This project is more involved than the simple 2 x 4 option and will take a lot more skill and time to get it done properly. Once completed, you should notice the difference in your trailer.

You should have a lot more stability than you had before. Now there is a similar system with truck campers that look built into the design. Those rods go from the jacks to the frame under the upper and lower body of the camper.

But they work when the truck camper is sitting by itself and not in the bed of the truck. With the trailer method, you can make alterations to the design if this design does not do it for you.

DIY 5th Wheel Stabilizer

We mentioned this product earlier and it is similar to the DIY method we just talked about. Except these are specifically made to a certain length and you have to measure your trailer’s jack distance to get the right size.

The set up and design are the same as above except you do not have to do the fabrication work. You save time and energy by buying these 5th Wheel Stabilizers. All the hard work is done for you. Plus, they do come in a variety of sizes to make sure you get the one that fits your trailer model.

These cross pieces are also adjustable just in case there was a mistake in measuring. You are covered and can simply adjust the cross pieces to get a perfect fit. The hardware is included.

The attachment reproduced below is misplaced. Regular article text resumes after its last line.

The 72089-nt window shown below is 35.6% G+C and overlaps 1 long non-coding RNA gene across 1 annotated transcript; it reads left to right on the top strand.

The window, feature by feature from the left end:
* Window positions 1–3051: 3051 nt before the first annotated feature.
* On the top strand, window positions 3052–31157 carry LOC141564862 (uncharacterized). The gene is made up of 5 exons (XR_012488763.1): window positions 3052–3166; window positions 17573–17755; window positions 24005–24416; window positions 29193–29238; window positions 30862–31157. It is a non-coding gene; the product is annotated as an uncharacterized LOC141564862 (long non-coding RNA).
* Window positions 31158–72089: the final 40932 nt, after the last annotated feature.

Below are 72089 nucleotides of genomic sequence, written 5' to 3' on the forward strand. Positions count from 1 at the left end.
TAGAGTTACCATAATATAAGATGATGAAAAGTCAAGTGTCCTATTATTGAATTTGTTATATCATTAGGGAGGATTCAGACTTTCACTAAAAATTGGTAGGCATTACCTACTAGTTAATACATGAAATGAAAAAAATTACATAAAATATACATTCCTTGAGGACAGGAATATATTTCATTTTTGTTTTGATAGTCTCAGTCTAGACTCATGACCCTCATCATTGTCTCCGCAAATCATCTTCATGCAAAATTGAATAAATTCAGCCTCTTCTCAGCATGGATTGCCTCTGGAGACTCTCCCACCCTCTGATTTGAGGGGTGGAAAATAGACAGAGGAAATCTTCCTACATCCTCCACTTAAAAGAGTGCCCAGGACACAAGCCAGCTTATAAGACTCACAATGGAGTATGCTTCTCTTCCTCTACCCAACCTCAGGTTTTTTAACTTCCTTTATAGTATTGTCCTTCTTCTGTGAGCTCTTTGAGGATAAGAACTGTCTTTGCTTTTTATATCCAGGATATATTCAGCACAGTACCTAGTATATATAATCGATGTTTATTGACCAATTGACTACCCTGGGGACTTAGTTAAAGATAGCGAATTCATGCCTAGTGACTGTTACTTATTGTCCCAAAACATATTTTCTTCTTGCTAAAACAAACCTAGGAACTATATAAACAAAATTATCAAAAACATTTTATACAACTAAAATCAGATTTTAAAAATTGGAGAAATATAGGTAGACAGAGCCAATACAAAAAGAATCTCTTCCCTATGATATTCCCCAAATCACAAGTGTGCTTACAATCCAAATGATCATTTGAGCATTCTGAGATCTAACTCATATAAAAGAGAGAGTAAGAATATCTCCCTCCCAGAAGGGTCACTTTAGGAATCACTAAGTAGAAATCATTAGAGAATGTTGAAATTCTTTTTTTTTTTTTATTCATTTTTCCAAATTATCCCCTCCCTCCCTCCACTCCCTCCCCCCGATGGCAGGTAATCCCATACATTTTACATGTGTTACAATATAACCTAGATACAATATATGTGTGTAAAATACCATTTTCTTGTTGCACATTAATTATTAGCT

Then you attach them to your jacks in an X style. This style provides the best stabilization you can get. What makes this design so attractive, is that the company made them to fold up as the jacks are retracted.

That means you only have to install them once. You get constant stability every time you lower your jacks. That makes setting up your trailer a lot easier and faster. The only part that needs to be removed when you retract your jacks will be the pins.

Do not leave them in place.

Where To Place RV Stabilizer Jacks


When you are making your own, there are two places you need to focus on. For the second DIY project we described above, they will go on the jacks themselves. Once you lower them, there should be holes for adjustment.

You just put the pins through the rods and then through one of those holes. Pick the same hole on each side of the front or the back jacks. These rods do not attach to the frame or the body of your trailer, etc.

For the 2 x 4 method, you want the 45-degree angled ends to of directly under the frame. There is no other place to put them. Do not use your bumpers as those items are not made for stabilizing a lot of weight.

They are made to absorb impact and any extra weight can damage them. You will want to use the same spots at the front and the rear on both sides of the trailer. You do not want to put them off-center from each other.

You can also put these 2 x 4s between the tires, but again the angled side goes on the frame and not the axles. Some people put them on the suspension mounts where they are welded to the frame.

Some Final Words

Stabilizing your trailer or slide-outs is important. Not only are you more comfortable all day and night but these extra supports help your trailer last longer.

They should reduce the stress on the frame and make sure it is well supported. You can buy your extra stabilizers or make them yourself. The latter option is going to be cheaper. They are not hard to make if you do it right.